This week in the Annals of Internal Medicine another study (http://annals.org/article.aspx?articleid=1359238) has been published showing that biases in studies can lead to inaccurate results. Thus its really important to critically appraise primary studies. Unfortunately few doctors take the time to do so (I suspect, though I don’t have empiric proof to cite) and, despite EBM skills being taught for a decade now, few probably even remember how to do so.
Savovic and colleagues have done the most comprehensive attempt to quantify the effect of 3 design elements on the outcomes of randomized controlled trials: random-sequence generation, allocation concealment, and double blinding. First, what the heck do those terms even mean? In a randomized trial participants are assigned to study groups in a random fashion, akin to a coin flip. No one actually flips a coin but researchers usually use a computer program to generate a random number (random sequence generation) and this number determines the group to which a patient is assigned. For example, if the number is odd the patient goes into the control arm, if the number is even the intervention arm. The number generation needs to be unpredictable (ie random) and not just alternating odd and even numbers. Authors of studies should give enough information on how the random sequence generation was undertaken. As of 2006, only 34% of PubMed indexed trials did this adequately.
We don’t want those trying to enroll a patient into a study to be able to figure out to which arm the patient will be allocated or assigned. We want the allocation concealed. This is blinding of the randomization order or scheme. Concealed allocation helps guard against someone getting preferentially placed in one arm of a trial or another based on their prognosis. We don’t want sicker patients preferentially put in one arm and healthier ones in another. This would clearly bias the findings of the study. In a 2005 study, only 18% of randomized trials indexed in PubMed reported any allocation concealment.
Most doctors understand blinding. What they don’t understand is who should be blinded– everyone possible is the short answer. Blinding the trial participants and trial personnel avoids participants from being treated differently based on the arm of the study they are in. But what if you can’t blind the patients or the study personnel (for example in a study of a surgical procedure vs medical mgmt)? You blind the outcomes assessors. Statisticians should also be blinded. Interestingly, Benjamin Franklin is credited with being the first person to blind participants in a scientific study. Blinding is especially important if the outcomes are subjective (for example quality of life). Conversely, blinding is less important for objective outcomes like death.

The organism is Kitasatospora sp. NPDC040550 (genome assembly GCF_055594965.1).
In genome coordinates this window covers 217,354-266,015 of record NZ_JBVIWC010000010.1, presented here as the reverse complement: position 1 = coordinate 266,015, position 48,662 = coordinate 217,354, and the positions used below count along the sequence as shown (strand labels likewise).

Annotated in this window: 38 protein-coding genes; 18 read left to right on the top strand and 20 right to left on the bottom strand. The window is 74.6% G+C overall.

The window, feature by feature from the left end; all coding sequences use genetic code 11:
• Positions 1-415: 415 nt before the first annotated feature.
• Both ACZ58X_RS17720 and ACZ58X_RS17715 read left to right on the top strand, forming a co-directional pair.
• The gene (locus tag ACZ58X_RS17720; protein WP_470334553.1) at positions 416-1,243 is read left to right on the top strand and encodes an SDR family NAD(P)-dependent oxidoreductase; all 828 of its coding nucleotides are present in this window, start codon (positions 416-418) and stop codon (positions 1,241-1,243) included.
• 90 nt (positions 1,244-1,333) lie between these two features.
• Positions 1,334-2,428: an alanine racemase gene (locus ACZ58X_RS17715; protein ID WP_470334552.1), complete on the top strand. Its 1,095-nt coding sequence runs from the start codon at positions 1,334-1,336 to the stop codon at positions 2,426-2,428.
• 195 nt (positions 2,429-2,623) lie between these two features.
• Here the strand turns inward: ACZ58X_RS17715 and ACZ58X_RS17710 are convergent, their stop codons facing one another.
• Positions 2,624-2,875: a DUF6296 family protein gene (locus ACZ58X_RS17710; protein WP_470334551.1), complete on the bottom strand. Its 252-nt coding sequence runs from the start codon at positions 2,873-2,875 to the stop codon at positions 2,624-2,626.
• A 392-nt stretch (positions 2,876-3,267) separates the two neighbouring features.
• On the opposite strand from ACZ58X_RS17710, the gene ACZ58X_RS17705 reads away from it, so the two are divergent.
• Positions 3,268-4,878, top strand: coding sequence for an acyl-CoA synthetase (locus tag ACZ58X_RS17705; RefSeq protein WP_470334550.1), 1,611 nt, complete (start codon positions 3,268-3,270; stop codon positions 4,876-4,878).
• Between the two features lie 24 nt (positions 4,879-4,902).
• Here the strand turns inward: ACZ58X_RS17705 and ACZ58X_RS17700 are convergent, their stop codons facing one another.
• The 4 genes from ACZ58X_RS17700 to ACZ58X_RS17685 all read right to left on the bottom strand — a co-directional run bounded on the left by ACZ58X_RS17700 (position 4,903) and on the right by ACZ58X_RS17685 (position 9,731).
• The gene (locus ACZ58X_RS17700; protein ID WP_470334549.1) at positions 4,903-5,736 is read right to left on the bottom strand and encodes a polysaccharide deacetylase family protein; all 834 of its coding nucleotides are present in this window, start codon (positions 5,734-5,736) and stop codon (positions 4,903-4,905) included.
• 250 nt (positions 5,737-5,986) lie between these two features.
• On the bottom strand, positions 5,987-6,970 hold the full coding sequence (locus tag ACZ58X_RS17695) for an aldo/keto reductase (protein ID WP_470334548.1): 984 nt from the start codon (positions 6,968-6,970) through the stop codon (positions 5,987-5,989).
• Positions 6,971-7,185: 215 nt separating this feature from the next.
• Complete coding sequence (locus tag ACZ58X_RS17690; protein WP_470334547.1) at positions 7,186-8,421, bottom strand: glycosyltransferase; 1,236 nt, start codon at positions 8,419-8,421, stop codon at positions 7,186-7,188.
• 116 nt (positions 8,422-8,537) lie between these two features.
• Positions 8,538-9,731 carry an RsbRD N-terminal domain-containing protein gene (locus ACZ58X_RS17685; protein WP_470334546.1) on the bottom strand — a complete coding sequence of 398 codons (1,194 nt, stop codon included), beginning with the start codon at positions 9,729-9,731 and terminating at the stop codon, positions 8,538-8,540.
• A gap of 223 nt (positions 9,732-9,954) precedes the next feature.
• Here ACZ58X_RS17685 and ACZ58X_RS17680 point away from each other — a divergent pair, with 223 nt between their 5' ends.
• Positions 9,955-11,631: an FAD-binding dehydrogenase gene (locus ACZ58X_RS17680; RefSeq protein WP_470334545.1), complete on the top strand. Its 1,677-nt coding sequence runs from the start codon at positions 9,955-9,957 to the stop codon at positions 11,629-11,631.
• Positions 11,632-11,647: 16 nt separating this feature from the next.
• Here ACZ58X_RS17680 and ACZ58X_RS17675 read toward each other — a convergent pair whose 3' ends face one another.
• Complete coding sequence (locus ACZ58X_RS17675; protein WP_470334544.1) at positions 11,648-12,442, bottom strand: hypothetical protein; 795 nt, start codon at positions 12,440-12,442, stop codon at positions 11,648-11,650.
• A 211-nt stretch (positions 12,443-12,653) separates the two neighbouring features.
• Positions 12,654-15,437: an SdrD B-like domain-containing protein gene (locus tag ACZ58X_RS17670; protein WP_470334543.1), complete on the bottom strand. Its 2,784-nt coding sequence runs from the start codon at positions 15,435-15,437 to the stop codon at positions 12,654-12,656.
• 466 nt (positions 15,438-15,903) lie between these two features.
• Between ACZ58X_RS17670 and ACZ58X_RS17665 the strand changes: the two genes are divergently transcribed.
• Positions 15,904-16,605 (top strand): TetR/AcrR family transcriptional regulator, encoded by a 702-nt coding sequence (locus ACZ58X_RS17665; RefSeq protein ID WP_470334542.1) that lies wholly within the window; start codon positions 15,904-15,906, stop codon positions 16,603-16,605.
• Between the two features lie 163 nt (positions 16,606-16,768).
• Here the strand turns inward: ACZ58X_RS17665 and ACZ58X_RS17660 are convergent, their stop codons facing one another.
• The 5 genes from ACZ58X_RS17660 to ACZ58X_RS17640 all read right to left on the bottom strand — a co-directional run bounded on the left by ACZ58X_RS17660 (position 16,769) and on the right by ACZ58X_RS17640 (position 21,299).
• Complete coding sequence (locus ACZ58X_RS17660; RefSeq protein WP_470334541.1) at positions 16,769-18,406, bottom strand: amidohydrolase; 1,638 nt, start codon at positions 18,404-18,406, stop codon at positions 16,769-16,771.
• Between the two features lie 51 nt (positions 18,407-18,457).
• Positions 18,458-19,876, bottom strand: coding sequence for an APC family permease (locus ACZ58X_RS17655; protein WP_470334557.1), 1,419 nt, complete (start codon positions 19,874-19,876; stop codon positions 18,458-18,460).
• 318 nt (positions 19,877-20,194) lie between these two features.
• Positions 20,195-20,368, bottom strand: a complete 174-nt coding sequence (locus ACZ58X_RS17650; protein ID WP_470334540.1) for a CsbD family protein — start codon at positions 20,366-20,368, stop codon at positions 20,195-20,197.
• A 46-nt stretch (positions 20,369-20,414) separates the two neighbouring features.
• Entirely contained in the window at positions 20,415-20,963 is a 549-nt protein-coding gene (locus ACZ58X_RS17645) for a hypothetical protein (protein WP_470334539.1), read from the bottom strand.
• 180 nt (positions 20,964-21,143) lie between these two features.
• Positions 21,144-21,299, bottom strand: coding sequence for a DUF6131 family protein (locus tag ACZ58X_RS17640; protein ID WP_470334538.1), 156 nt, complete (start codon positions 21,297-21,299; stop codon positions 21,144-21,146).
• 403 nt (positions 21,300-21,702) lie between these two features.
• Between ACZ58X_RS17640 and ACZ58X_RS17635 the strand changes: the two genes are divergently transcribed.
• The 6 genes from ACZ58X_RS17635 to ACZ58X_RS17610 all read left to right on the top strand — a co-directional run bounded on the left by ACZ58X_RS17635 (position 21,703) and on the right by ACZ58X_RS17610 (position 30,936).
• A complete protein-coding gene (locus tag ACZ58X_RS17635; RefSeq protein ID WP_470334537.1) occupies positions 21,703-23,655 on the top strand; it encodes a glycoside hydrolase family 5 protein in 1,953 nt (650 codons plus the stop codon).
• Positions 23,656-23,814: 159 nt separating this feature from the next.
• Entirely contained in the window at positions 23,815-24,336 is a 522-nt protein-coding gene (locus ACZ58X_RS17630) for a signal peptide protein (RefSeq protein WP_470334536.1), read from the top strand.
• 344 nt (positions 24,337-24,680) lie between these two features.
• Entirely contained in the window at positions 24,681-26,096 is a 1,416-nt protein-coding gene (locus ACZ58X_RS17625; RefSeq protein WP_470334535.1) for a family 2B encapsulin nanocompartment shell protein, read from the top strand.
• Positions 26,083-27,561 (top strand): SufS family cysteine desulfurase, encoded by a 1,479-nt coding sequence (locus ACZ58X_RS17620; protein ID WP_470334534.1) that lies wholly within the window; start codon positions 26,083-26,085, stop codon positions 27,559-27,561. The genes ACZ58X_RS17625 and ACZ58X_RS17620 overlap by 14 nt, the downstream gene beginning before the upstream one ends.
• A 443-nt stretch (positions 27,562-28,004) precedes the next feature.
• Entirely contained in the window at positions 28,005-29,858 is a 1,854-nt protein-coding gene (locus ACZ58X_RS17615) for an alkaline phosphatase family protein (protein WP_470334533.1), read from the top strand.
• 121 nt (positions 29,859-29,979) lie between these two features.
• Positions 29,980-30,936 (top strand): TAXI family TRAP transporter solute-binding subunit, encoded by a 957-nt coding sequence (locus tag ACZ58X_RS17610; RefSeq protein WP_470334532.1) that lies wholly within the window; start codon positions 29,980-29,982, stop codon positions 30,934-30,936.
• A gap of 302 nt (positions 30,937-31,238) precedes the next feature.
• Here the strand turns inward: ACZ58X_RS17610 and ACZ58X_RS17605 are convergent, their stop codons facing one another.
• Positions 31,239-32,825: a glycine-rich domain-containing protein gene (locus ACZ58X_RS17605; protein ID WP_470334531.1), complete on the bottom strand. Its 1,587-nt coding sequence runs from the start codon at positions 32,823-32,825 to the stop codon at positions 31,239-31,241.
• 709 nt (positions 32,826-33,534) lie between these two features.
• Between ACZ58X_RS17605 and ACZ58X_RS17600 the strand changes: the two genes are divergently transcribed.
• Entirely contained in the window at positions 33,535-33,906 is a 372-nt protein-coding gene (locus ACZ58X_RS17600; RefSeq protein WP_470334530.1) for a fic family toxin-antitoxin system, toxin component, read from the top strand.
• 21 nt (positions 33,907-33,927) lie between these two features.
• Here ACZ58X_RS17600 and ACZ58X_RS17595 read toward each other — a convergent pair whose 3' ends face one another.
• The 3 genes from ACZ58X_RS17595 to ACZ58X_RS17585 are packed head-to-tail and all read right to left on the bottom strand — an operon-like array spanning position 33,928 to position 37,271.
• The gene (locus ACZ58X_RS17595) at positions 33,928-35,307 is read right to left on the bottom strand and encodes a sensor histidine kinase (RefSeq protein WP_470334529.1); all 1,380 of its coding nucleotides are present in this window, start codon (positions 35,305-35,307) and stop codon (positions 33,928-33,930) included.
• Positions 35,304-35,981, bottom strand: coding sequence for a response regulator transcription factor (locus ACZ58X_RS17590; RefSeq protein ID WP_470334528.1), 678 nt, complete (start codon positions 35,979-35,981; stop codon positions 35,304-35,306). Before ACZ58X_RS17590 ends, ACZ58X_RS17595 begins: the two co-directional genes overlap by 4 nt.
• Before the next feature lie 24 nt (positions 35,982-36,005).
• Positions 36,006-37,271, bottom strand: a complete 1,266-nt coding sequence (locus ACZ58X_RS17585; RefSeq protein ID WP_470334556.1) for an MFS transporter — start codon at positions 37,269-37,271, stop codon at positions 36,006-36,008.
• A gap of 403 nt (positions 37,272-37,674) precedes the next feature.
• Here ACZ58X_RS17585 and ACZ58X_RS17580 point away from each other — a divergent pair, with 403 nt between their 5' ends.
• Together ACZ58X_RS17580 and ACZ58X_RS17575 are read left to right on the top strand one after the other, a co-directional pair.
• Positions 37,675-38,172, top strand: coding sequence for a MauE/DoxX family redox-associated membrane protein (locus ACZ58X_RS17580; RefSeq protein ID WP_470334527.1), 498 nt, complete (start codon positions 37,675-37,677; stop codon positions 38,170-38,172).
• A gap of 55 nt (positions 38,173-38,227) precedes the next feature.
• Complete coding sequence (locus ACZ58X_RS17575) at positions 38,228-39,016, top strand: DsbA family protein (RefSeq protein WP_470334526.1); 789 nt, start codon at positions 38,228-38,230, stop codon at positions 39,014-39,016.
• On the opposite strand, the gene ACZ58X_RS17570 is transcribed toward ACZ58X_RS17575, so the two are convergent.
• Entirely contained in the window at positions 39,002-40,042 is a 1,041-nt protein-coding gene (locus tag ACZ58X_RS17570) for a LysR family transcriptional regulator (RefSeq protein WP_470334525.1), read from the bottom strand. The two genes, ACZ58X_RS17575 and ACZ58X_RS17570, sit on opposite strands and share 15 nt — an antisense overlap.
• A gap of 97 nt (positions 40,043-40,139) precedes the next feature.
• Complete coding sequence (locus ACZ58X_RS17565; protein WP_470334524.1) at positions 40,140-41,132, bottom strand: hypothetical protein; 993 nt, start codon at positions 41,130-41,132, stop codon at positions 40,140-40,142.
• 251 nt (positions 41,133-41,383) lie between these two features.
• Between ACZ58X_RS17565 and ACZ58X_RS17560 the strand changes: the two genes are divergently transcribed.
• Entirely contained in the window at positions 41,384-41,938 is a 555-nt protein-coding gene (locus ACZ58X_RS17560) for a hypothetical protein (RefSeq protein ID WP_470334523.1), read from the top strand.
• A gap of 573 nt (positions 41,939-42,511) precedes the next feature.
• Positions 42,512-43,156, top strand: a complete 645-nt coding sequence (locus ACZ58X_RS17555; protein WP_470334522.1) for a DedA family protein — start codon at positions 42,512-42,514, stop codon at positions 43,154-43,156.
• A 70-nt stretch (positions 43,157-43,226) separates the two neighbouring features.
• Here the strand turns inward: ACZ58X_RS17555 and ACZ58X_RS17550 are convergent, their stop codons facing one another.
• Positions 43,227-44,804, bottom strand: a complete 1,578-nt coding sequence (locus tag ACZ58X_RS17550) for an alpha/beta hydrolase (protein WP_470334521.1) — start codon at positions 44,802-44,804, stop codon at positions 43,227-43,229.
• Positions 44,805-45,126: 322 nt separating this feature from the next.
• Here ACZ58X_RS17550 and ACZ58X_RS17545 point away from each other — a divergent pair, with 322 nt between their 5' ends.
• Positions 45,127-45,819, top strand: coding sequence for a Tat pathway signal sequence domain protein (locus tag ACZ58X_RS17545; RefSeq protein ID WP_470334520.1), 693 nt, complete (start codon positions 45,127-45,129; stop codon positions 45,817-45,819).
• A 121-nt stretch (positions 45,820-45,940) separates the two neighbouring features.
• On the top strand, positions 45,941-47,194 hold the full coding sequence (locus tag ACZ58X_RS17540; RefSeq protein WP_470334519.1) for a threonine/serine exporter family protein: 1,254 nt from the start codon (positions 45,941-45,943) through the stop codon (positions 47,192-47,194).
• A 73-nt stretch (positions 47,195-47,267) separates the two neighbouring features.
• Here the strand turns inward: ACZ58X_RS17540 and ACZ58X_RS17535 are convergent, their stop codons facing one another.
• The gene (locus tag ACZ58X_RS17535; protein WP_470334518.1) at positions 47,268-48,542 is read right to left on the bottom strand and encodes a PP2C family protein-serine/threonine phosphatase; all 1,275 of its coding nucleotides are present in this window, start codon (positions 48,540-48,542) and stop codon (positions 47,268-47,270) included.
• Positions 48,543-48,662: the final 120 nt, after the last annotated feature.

Back to the study by Savovic and colleagues. The authors used some sophisticated techniques to acquire and analyze the data and I won’t bore you with the details. Just accept that they did a good job (dont all authors of studies want us to trust them and they usually disappoint us?). What did they find? Inadequately or unclear random sequence generation, allocation concealment and blinding led to exaggeration of intervention effects by an average of 11%. As expected, the effect was greatest for subjective outcomes. The greatest overestimate of treatment effect was seen with inadequate blinding (23% overestimation) followed by inadequate allocation concealment (18% overestimation).
These kind of findings always bother me for 2 reasons:
- We come to the conclusion that interventions are better than they are. We are falsely led to believe in much greater benefit than there likely is. We offer things to patients with the promise of more benefit than they will likely offer.
- Why do these flawed studies get published? Why dont reviewers and editors reject the publication of these studies or at least put a black box warning that the results are biased? I still can’t understand why we publish flawed research without labelling it as such. Why can’t researchers just design the study properly in the first place? It’s not like the elements of good study design are a secret.
What should doctors do to avoid using biased information?
- Read the pre-appraised literature like ACP Journal Club. The articles published in ACPJC are structured summaries of critically appraised articles. To be published in ACPJC a study has to be methodologically sound and clinically important. Articles with important methodological weaknesses will not be published.
- Find answers to questions in evidence-based textbooks, like Dynamed (https://dynamed.ebscohost.com/)
- If you have to read primary studies CRITICALLY APPRAISE THEM! It’s not hard. Each study design has its own set of questions against which you should judge the quality of the study (http://ktclearinghouse.ca/cebm/practise/ca). If you find the study is flawed either throw it away and find another one or realize biases almost always result in overestimation of treatment benefits and adjust your expectations accordingly.